Farmer feels the use of video in speed enforcement laser systems can help officers seal speeding cases shut while teaching offenders valuable lessons. Farmer was invited to serve on LTI's advisory panel for development of the TruCAM product, and his department is awaiting a field test of the new video laser system.
"By having people on video, it takes the guesswork out of it," Farmer says. "We can prove how people are overtaking cars with speeding."
As the war against speeding wages on, it is clear that both radar and LIDAR have defined though separate roles. As the challenge of clamping down on speeders will remain focused on traffic-choked freeways and major roadways, laser's role will only expand.
"Laser has enabled us to do very good speed enforcement in high-density traffic," Porter says. "So, LIDAR has been a big advancement [in speed enforcement]."
Porter also points out that just because police departments are buying more laser systems, LIDAR is not the only tool used. Departments now have a variety of speed enforcement equipment so they can pick and choose in terms of when and where each tool works best.
The latest speed enforcement technology will not be enough to win the speeding war alone, Porter says. There also must be aggressive public awareness campaigns. The familiar "Click-It-or-Ticket" seat belt campaign has been a good example for how speed enforcement must be handled regardless of what technology is used.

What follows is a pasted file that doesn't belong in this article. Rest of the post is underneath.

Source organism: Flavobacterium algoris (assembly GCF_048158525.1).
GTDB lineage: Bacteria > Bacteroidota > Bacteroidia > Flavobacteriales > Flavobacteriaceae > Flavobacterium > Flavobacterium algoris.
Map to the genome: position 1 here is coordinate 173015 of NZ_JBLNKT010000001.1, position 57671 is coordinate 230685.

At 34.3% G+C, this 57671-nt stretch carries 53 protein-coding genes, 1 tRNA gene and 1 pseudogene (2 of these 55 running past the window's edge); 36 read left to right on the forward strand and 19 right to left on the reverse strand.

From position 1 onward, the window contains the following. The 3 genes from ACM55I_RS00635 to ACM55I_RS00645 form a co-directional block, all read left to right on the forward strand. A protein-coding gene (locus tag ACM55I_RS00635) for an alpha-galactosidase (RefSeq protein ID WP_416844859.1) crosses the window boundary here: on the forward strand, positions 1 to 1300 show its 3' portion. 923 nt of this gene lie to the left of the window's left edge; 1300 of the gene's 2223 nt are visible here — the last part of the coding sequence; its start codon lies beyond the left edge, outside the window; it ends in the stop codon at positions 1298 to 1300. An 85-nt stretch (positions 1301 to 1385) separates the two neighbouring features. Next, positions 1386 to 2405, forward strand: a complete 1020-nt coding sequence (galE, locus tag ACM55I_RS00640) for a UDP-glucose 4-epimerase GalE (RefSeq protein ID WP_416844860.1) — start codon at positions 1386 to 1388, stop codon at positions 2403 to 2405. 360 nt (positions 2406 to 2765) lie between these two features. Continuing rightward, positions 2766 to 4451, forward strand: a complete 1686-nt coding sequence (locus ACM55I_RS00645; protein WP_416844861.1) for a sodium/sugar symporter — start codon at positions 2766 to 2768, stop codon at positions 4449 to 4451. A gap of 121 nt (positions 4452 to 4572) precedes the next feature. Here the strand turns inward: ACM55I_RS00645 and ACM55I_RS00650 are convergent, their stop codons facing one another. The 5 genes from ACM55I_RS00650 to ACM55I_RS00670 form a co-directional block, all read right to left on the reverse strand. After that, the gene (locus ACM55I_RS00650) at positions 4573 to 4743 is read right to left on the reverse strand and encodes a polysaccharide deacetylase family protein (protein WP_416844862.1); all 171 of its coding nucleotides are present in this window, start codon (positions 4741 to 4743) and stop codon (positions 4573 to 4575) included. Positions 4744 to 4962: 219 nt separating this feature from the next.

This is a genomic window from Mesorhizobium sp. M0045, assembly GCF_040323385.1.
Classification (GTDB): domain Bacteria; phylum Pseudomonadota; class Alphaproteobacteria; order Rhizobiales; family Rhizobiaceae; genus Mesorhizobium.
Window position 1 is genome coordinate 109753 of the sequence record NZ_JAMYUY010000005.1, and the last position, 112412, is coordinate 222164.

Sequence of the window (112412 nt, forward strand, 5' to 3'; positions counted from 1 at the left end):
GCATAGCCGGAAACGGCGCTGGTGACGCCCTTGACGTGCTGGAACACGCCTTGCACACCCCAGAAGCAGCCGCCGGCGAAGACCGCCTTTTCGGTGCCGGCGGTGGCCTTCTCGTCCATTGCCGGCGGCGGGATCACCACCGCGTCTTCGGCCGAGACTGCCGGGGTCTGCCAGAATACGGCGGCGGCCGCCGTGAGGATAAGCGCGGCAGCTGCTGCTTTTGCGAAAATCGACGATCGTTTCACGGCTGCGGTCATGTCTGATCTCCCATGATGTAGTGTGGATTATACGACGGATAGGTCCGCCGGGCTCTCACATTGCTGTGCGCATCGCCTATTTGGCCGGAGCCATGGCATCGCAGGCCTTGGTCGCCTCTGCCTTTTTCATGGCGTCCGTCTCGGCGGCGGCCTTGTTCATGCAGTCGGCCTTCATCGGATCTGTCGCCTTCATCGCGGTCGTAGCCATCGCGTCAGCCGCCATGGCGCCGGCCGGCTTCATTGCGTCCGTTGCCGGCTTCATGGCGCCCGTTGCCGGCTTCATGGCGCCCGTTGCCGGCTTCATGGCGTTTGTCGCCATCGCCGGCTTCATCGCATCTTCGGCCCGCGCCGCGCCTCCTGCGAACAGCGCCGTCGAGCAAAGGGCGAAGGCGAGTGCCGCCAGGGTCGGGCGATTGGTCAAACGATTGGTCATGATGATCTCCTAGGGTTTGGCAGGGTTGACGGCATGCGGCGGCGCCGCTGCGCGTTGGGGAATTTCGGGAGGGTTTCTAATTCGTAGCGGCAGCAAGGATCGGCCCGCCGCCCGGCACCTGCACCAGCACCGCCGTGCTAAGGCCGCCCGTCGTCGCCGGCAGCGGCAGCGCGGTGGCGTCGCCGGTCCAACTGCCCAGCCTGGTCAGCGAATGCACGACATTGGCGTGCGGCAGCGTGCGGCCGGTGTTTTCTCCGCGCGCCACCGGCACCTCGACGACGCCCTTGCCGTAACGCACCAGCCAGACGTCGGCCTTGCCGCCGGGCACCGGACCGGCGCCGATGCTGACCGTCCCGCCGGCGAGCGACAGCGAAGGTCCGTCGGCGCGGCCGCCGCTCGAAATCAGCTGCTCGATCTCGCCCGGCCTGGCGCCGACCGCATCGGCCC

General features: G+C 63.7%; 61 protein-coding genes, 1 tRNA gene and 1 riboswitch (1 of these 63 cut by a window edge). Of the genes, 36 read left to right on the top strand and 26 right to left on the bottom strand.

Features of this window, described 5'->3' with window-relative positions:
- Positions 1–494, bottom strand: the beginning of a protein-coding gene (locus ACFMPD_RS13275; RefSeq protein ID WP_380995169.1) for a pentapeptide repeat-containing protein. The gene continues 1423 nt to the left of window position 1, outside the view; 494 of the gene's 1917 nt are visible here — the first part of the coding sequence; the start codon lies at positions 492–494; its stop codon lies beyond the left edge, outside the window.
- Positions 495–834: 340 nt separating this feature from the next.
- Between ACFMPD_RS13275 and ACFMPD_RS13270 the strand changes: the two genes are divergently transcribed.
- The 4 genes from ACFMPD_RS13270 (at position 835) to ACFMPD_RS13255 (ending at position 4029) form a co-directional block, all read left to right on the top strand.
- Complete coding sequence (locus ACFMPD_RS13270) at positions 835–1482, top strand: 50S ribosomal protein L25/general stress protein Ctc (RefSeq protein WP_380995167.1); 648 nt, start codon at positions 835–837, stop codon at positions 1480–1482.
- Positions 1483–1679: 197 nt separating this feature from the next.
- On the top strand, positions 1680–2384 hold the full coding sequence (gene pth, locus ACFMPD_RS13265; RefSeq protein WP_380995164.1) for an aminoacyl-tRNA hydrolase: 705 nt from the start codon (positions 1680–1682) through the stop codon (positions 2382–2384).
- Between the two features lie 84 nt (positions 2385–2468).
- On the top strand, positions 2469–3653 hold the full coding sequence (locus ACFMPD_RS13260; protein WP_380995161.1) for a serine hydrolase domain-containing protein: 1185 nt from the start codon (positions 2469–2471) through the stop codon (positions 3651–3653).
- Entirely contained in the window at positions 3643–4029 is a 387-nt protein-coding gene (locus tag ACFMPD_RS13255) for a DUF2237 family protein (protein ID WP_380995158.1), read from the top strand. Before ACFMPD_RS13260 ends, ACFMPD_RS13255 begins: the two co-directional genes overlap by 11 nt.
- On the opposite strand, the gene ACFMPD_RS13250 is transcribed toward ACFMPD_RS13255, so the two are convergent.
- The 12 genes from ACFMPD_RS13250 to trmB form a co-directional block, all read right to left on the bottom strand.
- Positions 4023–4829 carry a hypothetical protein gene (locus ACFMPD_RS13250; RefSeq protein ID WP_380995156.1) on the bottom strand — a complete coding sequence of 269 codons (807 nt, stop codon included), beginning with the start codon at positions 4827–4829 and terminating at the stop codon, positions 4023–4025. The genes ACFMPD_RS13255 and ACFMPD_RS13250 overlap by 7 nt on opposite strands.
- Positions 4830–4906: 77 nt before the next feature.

Porter adds: "The Click-It model showed us that if you build effective communications tools and back it up with strict enforcement, the two combined become like a force multiplier."
Bob Galvin is an Oregon-based freelance writer specializing in public safety topics. He can be reached at firstname.lastname@example.org.
Of course, whatever speed enforcement equipment is on a police department's wish list, it all costs money. Luckily various funding sources are available to help with agencies find funding for equipment purchases.
Lowell Porter, vice-chair of the Governors Highway Safety Association, recommends the Bureau of Justice Assistance, Highway Safety offices and departments of transportation. "Go to your local highway safety office," he urges. "They know the funding amounts and the sources in their local area."
The Bureau of Justice Assistance information can be found at www.ojp.usdoj.gov/bja.
Radar vs. LIDAR: briefly defined
Radar guns direct an electromagnetic (microwave) signal at a specified vehicle, and then pick up the return signal off of the vehicle. Radar measures the frequency of the reflected signal and compares it with the frequency of the original signal to calculate the speed of the target vehicle.
LIDAR (light detection and ranging) devices, on the other hand, use a time/distance calculation to measure speed. When a user aims a laser speed gun's narrow beam of light at the target vehicle, speed is measured by the time it takes to receive the reflected light.